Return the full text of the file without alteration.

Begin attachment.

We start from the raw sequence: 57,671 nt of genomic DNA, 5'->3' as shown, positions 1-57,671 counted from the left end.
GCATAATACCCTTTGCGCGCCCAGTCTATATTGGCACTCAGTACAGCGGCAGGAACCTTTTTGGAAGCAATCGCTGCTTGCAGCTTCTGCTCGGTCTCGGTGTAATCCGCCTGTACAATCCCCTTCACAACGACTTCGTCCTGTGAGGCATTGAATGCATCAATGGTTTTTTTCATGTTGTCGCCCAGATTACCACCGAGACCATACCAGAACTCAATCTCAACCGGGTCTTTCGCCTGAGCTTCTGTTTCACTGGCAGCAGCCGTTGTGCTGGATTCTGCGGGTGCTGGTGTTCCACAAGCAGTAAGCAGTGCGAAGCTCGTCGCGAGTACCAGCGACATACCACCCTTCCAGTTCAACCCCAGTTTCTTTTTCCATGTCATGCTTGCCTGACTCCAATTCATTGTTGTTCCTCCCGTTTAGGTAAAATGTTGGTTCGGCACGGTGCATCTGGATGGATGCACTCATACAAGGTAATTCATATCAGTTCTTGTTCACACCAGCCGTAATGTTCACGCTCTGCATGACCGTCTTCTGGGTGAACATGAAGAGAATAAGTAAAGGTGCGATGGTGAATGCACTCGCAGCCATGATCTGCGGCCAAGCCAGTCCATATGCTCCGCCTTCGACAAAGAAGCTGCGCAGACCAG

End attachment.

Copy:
We start from the raw sequence: 57,671 nt of genomic DNA, 5'->3' as shown, positions 1-57,671 counted from the left end.
GCATAATACCCTTTGCGCGCCCAGTCTATATTGGCACTCAGTACAGCGGCAGGAACCTTTTTGGAAGCAATCGCTGCTTGCAGCTTCTGCTCGGTCTCGGTGTAATCCGCCTGTACAATCCCCTTCACAACGACTTCGTCCTGTGAGGCATTGAATGCATCAATGGTTTTTTTCATGTTGTCGCCCAGATTACCACCGAGACCATACCAGAACTCAATCTCAACCGGGTCTTTCGCCTGAGCTTCTGTTTCACTGGCAGCAGCCGTTGTGCTGGATTCTGCGGGTGCTGGTGTTCCACAAGCAGTAAGCAGTGCGAAGCTCGTCGCGAGTACCAGCGACATACCACCCTTCCAGTTCAACCCCAGTTTCTTTTTCCATGTCATGCTTGCCTGACTCCAATTCATTGTTGTTCCTCCCGTTTAGGTAAAATGTTGGTTCGGCACGGTGCATCTGGATGGATGCACTCATACAAGGTAATTCATATCAGTTCTTGTTCACACCAGCCGTAATGTTCACGCTCTGCATGACCGTCTTCTGGGTGAACATGAAGAGAATAAGTAAAGGTGCGATGGTGAATGCACTCGCAGCCATGATCTGCGGCCAAGCCAGTCCATATGCTCCGCCTTCGACAAAGAAGCTGCGCAGACCAG